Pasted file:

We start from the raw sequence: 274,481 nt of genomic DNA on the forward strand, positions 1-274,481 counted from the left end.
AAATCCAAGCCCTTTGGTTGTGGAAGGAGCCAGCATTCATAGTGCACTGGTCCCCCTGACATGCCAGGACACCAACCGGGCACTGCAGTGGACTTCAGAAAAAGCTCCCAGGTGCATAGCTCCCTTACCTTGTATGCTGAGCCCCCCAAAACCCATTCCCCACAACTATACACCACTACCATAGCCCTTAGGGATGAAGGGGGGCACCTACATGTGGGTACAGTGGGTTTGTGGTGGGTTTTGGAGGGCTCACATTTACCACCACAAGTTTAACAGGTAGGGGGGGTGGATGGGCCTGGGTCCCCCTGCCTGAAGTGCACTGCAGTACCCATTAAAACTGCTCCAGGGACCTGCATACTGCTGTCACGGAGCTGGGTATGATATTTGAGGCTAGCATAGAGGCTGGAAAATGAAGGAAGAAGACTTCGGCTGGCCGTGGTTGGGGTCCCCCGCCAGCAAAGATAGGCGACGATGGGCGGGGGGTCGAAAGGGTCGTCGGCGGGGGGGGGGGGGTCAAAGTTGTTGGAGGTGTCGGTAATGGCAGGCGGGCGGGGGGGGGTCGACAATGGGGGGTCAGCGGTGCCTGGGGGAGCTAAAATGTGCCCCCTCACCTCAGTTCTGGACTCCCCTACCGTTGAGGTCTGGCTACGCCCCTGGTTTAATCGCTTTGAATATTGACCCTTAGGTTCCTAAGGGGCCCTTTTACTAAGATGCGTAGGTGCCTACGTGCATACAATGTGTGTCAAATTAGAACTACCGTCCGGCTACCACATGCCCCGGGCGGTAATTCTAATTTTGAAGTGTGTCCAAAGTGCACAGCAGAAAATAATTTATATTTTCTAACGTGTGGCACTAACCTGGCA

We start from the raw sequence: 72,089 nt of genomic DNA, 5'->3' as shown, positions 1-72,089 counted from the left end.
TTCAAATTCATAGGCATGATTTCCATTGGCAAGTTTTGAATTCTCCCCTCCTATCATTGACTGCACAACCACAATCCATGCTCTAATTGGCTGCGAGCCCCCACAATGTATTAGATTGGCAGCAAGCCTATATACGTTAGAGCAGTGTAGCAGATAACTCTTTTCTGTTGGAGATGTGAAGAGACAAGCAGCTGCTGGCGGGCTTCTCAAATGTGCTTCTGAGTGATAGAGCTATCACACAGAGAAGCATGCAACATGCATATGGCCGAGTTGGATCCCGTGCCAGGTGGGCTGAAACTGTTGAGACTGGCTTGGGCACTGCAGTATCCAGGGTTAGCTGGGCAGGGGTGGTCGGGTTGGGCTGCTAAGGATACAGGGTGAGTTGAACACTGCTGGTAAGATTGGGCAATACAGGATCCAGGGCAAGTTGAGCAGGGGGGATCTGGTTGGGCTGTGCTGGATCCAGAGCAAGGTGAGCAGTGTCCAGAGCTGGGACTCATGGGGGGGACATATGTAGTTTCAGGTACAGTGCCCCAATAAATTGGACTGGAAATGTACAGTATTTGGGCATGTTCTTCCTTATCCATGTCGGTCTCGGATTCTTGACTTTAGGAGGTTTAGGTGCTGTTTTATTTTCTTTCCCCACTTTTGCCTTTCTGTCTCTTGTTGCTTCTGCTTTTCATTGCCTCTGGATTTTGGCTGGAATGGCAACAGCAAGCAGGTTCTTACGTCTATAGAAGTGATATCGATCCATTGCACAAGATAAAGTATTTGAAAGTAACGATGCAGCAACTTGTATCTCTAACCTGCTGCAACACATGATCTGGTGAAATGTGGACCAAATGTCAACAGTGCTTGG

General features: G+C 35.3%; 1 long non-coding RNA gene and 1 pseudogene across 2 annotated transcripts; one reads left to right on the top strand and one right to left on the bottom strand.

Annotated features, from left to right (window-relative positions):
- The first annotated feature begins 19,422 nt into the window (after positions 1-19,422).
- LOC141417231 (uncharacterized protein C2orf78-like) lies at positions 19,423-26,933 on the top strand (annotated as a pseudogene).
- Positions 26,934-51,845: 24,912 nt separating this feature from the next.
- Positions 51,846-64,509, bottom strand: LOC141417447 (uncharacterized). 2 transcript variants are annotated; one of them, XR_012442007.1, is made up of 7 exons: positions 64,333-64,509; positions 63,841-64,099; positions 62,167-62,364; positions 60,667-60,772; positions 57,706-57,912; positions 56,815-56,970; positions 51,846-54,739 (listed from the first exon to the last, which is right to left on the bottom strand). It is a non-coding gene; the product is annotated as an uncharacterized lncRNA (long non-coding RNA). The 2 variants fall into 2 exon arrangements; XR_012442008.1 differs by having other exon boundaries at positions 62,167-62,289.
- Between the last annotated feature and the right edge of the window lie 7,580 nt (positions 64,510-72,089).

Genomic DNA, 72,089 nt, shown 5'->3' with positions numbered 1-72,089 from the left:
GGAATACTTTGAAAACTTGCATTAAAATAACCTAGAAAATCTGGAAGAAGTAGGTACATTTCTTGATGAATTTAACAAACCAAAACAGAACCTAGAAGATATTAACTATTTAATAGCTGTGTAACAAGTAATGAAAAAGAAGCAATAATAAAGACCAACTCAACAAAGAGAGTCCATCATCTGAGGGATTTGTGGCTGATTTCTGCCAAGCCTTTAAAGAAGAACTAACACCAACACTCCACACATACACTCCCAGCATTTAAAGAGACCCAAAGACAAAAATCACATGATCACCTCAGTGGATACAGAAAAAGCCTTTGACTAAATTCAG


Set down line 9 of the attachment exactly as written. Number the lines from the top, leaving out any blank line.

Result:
- Positions 26,934-51,845: 24,912 nt separating this feature from the next.